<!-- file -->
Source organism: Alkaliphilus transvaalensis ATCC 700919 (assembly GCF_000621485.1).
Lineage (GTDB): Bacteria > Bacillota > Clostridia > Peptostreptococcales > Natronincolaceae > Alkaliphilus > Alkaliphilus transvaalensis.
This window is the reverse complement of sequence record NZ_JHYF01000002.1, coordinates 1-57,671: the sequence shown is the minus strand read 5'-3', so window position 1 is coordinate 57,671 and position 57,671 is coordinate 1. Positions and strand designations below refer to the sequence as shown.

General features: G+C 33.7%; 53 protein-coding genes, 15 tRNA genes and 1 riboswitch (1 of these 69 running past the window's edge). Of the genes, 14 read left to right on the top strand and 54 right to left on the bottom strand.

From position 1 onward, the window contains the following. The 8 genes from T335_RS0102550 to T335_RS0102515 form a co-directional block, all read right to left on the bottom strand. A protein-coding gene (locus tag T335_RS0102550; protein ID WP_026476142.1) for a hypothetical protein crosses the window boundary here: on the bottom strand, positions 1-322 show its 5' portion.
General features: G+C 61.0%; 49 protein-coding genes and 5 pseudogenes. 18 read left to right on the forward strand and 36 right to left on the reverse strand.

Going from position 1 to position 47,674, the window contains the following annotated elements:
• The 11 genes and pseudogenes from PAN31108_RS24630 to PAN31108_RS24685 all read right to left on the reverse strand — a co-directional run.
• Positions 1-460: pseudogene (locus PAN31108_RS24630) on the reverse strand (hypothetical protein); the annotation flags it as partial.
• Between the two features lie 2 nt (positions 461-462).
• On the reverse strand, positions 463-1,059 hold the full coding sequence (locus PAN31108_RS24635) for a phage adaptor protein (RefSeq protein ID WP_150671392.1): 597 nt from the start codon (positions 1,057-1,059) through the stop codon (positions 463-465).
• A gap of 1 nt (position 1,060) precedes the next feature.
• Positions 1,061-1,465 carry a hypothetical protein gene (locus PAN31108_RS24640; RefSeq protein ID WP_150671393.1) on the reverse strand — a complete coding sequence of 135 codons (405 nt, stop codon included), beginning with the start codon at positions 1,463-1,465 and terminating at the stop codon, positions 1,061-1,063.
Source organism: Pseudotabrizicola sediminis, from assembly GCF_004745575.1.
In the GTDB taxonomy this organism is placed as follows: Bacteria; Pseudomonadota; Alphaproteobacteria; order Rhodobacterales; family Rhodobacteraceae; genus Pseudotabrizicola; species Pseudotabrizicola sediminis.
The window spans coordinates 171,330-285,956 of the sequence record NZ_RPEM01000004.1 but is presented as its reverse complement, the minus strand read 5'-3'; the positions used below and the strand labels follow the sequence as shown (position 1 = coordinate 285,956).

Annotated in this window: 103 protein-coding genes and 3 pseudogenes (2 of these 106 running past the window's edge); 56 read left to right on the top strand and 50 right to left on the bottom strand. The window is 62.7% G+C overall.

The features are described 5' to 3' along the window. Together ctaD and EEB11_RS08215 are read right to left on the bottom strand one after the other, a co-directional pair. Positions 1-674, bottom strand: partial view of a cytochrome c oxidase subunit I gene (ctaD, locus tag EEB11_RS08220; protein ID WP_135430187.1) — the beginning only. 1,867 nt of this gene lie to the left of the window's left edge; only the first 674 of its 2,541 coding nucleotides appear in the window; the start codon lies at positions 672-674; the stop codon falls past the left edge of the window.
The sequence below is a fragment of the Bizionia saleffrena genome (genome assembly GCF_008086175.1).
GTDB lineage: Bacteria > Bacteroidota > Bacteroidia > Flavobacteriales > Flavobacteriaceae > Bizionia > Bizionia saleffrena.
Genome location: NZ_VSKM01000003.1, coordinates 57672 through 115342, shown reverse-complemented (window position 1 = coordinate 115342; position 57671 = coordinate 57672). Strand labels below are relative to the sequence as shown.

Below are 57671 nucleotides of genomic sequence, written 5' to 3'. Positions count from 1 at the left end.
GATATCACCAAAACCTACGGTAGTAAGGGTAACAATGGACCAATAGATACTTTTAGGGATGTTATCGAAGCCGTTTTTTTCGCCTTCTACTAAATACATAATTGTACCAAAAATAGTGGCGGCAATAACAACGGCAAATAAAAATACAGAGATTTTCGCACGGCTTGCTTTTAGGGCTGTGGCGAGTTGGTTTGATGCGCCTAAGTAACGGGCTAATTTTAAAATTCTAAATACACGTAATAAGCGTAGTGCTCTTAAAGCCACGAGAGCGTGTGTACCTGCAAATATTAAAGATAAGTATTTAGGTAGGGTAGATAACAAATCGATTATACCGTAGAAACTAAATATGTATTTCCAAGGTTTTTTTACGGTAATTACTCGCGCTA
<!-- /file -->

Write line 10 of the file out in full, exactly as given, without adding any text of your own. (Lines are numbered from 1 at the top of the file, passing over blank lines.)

• Between the two features lie 2 nt (positions 461-462).